126 In order to ensure that the rights of the data subject can be accommodated effectively, the EDPB takes the view that the purpose of the processing and the corresponding legal basis should be also reflected in the joint arrangement between targeters and social media providers who are joint controllers. Although the GDPR does not preclude joint controllers to use different legal basis for different processing operations they carry out, it is recommended to use, whenever possible, the same legal basis for a particular targeting tool and for a particular purpose. Indeed, if each stage of the processing is processed on a different legal basis, this would render the exercise of rights impracticable for the data subject (e.g. for one stage there would be a right to data portability, for another there would bea right of objection).
As controllers the targeter and the social media provider are both responsible for ensuring that the principle of purpose limitation is complied with and should therefore incorporate appropriate provisions to that end within the joint arrangement.
For example, if the targeter wishes to use personal data provided to it by the data subject in order to target on social media, it must take appropriate measures to ensure that the data provided shall not be further used by the social media provider in a manner that is incompatible with those purposes, unless the valid consent of the data subject has been obtained pursuant to Article 6 (4) of the GDPR.
In Example 3 in Paragraph 5.2.2, the Bank X should ensure that there are appropriate provisions in the jointarrangement with the social media platform that Mr. Lopez’ email address is not used for otherpurposes that advertising of offers linked to the bank services that he is already using without Mr.Lopez’ consent.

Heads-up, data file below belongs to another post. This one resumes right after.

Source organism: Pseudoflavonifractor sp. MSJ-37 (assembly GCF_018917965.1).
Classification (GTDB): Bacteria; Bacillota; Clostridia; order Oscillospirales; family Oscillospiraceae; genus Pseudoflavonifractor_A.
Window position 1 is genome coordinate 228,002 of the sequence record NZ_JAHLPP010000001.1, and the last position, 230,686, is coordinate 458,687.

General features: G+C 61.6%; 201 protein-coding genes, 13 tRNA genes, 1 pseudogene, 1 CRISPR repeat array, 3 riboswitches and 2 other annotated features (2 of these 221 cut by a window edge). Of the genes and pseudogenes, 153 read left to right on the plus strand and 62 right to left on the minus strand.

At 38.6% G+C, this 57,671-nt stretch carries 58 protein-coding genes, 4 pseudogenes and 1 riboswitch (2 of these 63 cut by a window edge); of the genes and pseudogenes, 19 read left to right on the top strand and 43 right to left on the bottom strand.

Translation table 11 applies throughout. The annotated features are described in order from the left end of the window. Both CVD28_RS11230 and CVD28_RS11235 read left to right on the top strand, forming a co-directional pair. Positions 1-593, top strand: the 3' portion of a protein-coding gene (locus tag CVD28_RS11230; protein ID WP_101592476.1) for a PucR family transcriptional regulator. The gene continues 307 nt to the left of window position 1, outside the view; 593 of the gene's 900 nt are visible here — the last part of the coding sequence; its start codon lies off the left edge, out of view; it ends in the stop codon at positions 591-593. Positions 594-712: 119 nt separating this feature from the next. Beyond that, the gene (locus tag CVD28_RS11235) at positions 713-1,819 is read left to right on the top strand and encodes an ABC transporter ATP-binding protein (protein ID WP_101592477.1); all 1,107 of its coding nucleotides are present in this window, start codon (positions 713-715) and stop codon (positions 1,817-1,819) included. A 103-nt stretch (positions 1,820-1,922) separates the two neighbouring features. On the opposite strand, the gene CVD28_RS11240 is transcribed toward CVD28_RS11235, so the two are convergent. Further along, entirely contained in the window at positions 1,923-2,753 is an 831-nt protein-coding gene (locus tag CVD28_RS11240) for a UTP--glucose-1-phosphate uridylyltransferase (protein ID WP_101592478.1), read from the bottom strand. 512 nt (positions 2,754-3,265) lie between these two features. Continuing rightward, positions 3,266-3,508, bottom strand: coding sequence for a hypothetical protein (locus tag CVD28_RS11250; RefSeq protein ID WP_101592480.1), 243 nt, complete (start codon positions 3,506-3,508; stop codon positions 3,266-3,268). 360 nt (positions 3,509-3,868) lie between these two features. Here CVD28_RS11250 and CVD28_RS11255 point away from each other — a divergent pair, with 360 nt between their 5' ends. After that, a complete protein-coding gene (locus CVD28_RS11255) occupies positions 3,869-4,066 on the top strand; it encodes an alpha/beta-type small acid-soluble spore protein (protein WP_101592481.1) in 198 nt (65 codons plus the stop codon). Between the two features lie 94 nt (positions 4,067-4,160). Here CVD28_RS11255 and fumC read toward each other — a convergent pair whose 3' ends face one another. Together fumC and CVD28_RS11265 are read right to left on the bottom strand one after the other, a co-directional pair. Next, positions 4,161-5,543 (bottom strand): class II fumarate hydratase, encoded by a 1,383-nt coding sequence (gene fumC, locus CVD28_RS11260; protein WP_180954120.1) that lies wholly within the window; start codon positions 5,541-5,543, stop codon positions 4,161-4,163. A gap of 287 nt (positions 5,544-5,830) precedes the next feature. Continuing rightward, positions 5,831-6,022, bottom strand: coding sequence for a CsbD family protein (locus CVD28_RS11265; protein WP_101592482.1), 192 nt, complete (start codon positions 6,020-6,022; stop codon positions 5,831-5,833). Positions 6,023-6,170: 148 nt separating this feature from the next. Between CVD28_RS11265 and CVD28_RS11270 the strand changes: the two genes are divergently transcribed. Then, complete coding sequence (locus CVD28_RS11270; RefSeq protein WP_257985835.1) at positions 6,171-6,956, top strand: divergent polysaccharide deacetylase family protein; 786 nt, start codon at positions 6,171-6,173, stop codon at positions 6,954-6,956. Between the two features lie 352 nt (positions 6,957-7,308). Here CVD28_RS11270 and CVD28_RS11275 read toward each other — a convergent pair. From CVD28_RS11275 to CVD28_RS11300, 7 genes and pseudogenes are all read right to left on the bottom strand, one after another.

Likewise, the social media provider must ensure that use of data for targeting purposes by the targeters is in compliance with the principles of purpose limitation, transparency and lawfulness.
127 Other obligations that should be considered by the targeter and social media provider in the contextof their joint arrangement include: other general data protection principles contained in Article 5 GDPR, security of processing, data protection by design and by default, notifications and communications of personal data breaches, data protection impact assessments, the use of processors and transfers to third countries.
For instance, in Example 13 in Paragraph 8.1.2 , the joint arrangement should address the question of which of the controllers should carry a DPIA and ensure that a relevant exchange of knowledge takes place. In other words, the political party “Letschangetheworld” should ensure that it has a sufficient level of information, for instance on the security measures put into place by the social media platform, whena DPIA is carried out.